<i>Matot-Masei</I>: We Need Jews

"I can no longer watch from afar as our brothers in Israel daily risk their lives for our future, and not be a part of them, and so, I am fulfilling what must be the destiny of every Jew. I hope you will join me."

Rabbi S. Weiss,

Rabbi S Weiss.JPG
Rabbi S Weiss.JPG
Arutz 7
As I write these words, the rockets continue to fall on Israel's northern cities, even as our brave IDF forces battle the terrorists of Lebanon and Gaza.

How and when this latest chapter in the struggle for a secure Israel will end is unclear. But what is clear is that our enemies - north and south - are totally united in their Amalekian obsession to destroy us; we must therefore be no less united in our complete determination to sustain and support our precious homeland.

As I read through the words of our double sedra, my mind takes me back many years to an event indelibly imprinted upon my soul. The entire student body of our yeshiva in Skokie has gathered to hear an address by Dr. Yosef Babad, z.l., dean of students. It is the last time he will speak to us, for the dean, a man of 70 years, has decided to fulfill his lifelong dream and make Aliyah.

He opens a Chumash to our parsha and slowly recites Moshe's biting response to the tribes of Reuven, Gad and Menashe, who have petitioned Moshe to stay east of the Jordan, rather than join the rest of the nation in Israel proper:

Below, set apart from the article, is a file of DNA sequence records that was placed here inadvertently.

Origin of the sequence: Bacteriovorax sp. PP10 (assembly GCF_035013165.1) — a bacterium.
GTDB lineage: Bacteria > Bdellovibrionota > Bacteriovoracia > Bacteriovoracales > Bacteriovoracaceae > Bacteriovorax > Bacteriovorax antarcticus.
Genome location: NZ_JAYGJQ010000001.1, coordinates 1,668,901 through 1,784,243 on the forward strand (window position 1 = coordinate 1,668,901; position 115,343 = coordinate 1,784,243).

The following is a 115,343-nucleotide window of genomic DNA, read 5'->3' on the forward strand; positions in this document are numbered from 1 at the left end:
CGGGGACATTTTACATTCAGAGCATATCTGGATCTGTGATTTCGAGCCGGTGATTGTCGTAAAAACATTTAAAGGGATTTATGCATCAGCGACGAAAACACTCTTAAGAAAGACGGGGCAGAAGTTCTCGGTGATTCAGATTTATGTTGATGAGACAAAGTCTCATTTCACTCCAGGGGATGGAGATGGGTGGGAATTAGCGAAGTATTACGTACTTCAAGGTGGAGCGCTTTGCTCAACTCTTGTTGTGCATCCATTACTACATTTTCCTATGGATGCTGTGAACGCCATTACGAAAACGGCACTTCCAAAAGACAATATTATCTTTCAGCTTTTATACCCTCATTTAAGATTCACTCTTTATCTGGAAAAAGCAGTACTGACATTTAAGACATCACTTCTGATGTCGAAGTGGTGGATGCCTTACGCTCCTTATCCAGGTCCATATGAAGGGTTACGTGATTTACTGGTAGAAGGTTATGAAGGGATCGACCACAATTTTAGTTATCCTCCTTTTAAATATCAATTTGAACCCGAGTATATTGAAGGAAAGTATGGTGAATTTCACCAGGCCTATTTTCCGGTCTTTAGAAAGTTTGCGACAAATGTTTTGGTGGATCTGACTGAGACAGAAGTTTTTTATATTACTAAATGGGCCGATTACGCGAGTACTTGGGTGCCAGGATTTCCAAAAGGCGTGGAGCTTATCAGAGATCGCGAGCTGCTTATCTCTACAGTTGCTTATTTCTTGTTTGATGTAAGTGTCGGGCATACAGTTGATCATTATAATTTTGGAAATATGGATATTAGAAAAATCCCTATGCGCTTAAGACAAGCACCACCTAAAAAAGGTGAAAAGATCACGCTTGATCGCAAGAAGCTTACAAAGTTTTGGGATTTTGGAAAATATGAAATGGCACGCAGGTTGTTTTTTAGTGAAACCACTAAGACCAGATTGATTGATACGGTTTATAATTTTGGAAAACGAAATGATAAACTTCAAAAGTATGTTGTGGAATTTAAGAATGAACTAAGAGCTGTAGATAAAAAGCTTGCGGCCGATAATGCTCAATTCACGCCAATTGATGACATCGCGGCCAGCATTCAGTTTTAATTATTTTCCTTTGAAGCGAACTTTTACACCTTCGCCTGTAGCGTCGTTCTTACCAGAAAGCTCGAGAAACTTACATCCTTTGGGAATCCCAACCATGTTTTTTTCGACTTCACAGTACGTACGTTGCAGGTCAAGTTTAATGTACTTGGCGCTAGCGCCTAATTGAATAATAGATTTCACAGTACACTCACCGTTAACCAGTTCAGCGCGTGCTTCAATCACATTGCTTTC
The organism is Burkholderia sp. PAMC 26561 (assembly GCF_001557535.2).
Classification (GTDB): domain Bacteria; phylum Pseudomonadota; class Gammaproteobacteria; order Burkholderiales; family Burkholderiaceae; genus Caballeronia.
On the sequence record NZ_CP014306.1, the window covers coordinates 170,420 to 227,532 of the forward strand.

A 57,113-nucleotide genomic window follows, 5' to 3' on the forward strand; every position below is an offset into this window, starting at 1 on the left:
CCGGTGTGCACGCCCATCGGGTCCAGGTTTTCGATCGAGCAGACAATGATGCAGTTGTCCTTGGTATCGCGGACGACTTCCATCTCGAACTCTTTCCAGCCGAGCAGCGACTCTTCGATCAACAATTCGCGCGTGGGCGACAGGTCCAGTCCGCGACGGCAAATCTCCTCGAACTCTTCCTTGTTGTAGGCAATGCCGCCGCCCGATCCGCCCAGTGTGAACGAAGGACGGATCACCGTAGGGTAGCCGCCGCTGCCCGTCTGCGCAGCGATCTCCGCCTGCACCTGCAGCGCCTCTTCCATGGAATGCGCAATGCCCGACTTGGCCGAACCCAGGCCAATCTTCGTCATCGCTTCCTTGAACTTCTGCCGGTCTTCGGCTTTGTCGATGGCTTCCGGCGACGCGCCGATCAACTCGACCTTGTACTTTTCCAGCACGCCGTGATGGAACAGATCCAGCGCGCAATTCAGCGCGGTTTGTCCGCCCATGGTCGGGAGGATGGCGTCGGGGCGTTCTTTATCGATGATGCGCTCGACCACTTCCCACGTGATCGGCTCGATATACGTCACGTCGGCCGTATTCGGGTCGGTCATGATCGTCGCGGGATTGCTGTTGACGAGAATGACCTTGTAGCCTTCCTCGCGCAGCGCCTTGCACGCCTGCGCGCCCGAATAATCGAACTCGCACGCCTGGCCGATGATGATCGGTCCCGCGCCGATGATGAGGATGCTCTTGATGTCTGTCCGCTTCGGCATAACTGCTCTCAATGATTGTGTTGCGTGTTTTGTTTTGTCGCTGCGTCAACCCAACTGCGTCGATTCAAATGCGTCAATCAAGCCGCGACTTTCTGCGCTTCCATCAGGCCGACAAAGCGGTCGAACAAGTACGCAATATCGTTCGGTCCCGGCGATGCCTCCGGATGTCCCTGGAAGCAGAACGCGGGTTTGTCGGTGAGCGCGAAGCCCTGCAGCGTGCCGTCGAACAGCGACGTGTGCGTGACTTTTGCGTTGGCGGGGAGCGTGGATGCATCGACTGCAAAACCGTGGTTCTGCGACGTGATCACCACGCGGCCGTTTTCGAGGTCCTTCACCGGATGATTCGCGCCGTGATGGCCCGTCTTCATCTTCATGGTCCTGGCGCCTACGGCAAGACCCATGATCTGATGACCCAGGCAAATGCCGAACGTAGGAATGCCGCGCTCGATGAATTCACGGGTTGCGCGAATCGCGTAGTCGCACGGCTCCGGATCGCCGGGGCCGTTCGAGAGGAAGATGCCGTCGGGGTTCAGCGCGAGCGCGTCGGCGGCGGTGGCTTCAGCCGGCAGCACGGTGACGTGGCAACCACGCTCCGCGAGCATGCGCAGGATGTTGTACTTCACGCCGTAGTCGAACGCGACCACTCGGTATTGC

"Ha'acheichem yavo'u l'milchama, v'atem tayshvu po?" - "Will your brothers then go out to battle, and you will remain here?"

Says Dr. Babad, "I can no longer watch from afar as our brothers in Israel daily risk their lives for our future, and not be a part of them, and so, I am fulfilling what must be the destiny of every Jew. I hope you will join me."

I am sure that he was - and still is - talking directly to me. That speech had a direct and profound effect on my life; from that moment on, I understood that my place was in Israel. Though the road was long and circuitous, I thank HaShem that I ultimately arrived at my chosen destination.

Each time hostilities break out in Israel, be it war or terror attacks, this "split personality" of the Jewish People - one foot in Israel, one foot in the Diaspora - emerges. While it is gratifying to know we are all together in our hearts - many people are praying for us and have sent donations to our cause - how much better it would be were we united with both our souls and our bodies. One people in one land.

The tribes east of the Jordan would heed Moshe's words and fight alongside their brethren. But then they would return to their "greener pastures" and what they thought was the good life. Alas, they would be the first of the tribes to go into Exile.

But the Exile's time has passed; now, it is time to come home. We need you. Chazak chazak v'nitchazek.

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